Once you have successfully added funds to your account, you can purchase DOGE, as well as other cryptocurrencies via your chosen exchange. Processing times will vary, but are usually pretty instantaneous. Remember, as mentioned earlier, that you can trade Dogecoin at all hours of the day, 7 days a week.
Store and/or withdraw your DOGE
To store your Dogecoin, you will need a cryptocurrency wallet. Some exchanges will offer these built in, but it’s still a good idea to compare your options to find the most convenient and secure way to manage your DOGE.
Thinking of investing in crypto or stocks? Find out if Binance is the right place for you.
Binance, launched in 2017, is currently one of the highest ranking cryptocurrency exchanges in the world. It is well known for its broad range of decentralised finance (DeFi) offerings, high liquidity, and interest earning opportunities.
New and experienced users can buy and trade cryptocurrency from the Binance platform with relative ease, although it is known for having somewhat a more complicated user-interface than other exchange platforms, eg. Coinbase. Binance’s Decentralised Exchange (DEX) offers fast trading performance and it’s Liquid Swap automated market maker (AMM) offers more stable prices and lower fees for large transactions.
Binance is accompanied by two blockchain networks: Binance Chain and Binance Smart Chain. These are both powered by it’s native blockchain-based token, Binance Coin (BNB). As well as facilitating Binance’s ecosystem of custom decentralised applications (dApps) that you can build yourself, these dual blockchains have made it easier and more accessible for people to earn money from cryptocurrency. You can also purchase and trade NFTs using the Binance platform.
Pros and cons of Binance
Large number of cryptocurrencies. You can buy, trade, and hold (HODL) over 600 cryptocurrencies on this platform.
Large user base. Over 90 million people currently trust and invest in Binance.
Secure storage options. Over 90% of Binance’s holdings are held in offline cold storage, meaning that they can’t be accessed by hackers.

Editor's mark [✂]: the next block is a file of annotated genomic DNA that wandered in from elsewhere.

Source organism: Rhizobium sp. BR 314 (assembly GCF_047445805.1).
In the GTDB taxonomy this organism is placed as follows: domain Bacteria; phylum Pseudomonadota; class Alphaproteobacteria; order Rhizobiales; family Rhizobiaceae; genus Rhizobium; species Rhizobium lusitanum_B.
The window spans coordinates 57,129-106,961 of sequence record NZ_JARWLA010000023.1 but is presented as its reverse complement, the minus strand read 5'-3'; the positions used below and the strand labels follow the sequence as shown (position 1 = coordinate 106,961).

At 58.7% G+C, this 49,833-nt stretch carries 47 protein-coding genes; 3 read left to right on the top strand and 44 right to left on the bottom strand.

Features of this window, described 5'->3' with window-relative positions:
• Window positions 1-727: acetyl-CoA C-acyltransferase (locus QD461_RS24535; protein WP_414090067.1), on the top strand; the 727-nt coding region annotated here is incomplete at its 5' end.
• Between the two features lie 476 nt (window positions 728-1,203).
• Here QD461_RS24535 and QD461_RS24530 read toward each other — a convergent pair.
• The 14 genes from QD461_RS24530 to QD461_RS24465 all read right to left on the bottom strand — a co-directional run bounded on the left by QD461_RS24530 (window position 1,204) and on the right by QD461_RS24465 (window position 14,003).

Low transaction fees. In comparison to most cryptocurrency exchange platforms, Binance typically has low transaction fees.
Greater trading control. Binance DEX allows users to trade digital assets directly with each other, giving users more control over their funds.
Complex for new users. Binance can be a struggle for users that are not yet adept at crypto buying and trading.
Banned in several countries. Binance has limited or banned access in Ontario (Canada), China, Europe (for derivatives trading), Malaysia, Japan, Thailand, and the UK (although you can still deposit sterling on Binance via non FCA regulated payment providers). This is due to accusations that Binance has been operating without regulatory clearance from financial authorities.
History of hacking. Binance has previously fallen victim to numerous security breaches.
How much does Binance cost?
Binance charges different fees for different services. At the time of writing this article, Binance’s fees include:
Deposit Fees. Crypto deposits are free on Binance.
Transaction fees. Transaction fees apply and will vary. It’s worth noting however that you can use Binance’s native coin, BNB to pay for transaction fees, which will apply up to a 25% discount to your trading fee.
Futures trading fees. Futures trading (betting on the future price of crypto without having to own it) incurs a fee. Binance Futures Fee Structure varies depending on the circumstances of the trade.